You’d think our industry, built on the broad shoulders of countless wildcats and new field discoveries, would have a soft spot in its heart for conventional prospects and targets. With Valentine’s Day just passed, however, we’re probably all reminded of past relationships that ended once we’d met our true love.
The industry’s “true love” these days are unconventional resource plays.
Wall Street’s analysis of the value proposition of unconventional oil & gas development is laser focused on the reserves potential of individual reservoirs — Eagle Ford, Haynesville, Bakken.
In the Permian, the investment community has talked at length about the stacked pay nature of the reservoirs — Wolfcamp and Bone Spring, for example — but there has been little to no discussion regarding potential uphole reserves in the fairways of the Eagle Ford, Bakken, Haynesville, and other resource plays.
Since these uphole reserves have, in most cases, not been targeted or tested with either dual completion (too much depth separation) operations or new wells, it’s understandable these “hidden” reserves are not part of the “normal” valuation discussion. There are just too few company press releases that give guidance on these potential assets.
Recently, I was looking at a well-respected company’s website and scouring through their press releases. All the commentary in quarterly earnings releases were focused mostly on Permian and somewhat on Eagle Ford operations. There was no mention — that I could find — of a shallower field development program that was 4,500 feet uphole to the primary target. This field is within the fairway of the primary target, and when net revenues from net production are added to the recent field asset sale price, this unexpected conventional prospect delivered an estimated 8-9X return on invested drilling and completion capital.
Consider how many wells have been drilled in unconventional plays that lie within known producing fairways of “normal” reservoirs. How much new data has been added to the geoscience database?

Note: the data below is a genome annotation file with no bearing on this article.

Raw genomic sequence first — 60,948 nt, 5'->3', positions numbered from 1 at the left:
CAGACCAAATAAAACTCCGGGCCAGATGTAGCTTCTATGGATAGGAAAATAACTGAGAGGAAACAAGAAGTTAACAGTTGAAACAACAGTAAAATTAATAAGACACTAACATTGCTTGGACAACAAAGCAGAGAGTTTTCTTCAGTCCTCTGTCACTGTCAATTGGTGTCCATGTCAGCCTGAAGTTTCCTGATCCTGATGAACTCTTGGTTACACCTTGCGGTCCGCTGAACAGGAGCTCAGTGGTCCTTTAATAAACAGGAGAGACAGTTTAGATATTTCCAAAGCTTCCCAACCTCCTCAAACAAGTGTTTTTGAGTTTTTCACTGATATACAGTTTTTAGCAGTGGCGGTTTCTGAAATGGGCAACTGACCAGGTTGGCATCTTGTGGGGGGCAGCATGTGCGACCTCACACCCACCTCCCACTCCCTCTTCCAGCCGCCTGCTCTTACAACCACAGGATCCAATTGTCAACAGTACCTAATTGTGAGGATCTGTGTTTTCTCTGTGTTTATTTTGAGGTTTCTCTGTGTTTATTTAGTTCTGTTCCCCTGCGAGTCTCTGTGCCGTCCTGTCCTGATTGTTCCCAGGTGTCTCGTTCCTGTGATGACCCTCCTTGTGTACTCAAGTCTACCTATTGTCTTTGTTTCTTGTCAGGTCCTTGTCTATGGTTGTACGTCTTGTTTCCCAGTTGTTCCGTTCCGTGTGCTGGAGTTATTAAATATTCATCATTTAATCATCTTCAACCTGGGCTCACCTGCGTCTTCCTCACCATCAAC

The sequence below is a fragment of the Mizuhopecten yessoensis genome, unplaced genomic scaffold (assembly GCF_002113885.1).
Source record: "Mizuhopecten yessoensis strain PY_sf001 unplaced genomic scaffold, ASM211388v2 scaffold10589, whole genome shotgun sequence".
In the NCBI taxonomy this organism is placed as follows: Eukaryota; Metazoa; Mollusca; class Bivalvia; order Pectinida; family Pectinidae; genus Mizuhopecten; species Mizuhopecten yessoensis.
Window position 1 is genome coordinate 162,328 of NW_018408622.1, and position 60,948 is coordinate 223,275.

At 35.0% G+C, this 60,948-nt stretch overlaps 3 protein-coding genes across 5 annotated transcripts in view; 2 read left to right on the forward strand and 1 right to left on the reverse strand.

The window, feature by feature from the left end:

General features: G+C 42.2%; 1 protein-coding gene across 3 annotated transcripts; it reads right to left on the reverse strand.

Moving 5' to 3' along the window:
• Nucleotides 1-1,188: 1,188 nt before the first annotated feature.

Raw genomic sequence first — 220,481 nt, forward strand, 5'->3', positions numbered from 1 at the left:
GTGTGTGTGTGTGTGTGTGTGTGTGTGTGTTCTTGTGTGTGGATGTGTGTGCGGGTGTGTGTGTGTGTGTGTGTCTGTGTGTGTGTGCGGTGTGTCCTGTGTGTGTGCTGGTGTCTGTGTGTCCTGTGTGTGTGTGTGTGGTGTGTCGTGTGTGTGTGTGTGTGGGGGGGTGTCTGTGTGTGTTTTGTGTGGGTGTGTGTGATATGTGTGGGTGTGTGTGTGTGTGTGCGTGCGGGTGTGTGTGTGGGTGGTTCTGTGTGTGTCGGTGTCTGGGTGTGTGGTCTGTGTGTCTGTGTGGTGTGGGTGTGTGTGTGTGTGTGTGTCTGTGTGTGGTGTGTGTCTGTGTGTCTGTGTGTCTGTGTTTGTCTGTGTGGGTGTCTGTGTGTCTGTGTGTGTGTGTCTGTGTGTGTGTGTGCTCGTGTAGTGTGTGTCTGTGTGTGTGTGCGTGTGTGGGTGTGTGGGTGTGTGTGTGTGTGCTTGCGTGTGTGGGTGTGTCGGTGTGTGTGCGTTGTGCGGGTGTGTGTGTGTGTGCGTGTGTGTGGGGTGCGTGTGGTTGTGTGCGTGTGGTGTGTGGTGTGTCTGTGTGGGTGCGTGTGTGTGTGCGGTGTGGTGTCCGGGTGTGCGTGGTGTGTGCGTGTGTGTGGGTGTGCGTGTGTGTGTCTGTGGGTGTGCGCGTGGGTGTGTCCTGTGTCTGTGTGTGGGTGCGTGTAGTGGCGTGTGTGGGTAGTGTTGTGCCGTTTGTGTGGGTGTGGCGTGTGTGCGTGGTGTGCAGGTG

This map shows the general outline of Eagle Ford development.
There has been a huge amount of subsurface information added to the geology database in this area. If you add the 3D seismic that has been shot to fine tune wellbore positions and geosteering, it’s clear there is now a massive amount of new high-tech digital well and seismic information to support re-interpretation of CONVENTIONAL opportunities existing above and below the Eagle Ford.
This assumes, of course, Eagle Ford operators logged the open hole above kick-off points with good quality, well-chosen logging suites, or at the very least, had a mudlogger on location.
Assuming they did, what might they be looking at?
The map below shows wells with cumulative BOE values of 300,000 or more that were completed in non-Eagle ford reservoirs.
Note the variety of reservoirs flagged — San Miguel (AE-above Eagle Ford), Navarro sand (AE), Lower Wilcox (AE), Edwards (BE-below Eagle Ford). Other reservoirs in the mix include the Austin Chalks (AE), Olmos (AE), and Luling (AE).
However, the distribution of favorable reservoir facies in these clastic reservoirs can be complex. Reservoir development is patchy, non-linear, affected by faulting, and can change abruptly, as the following South Texas map shows.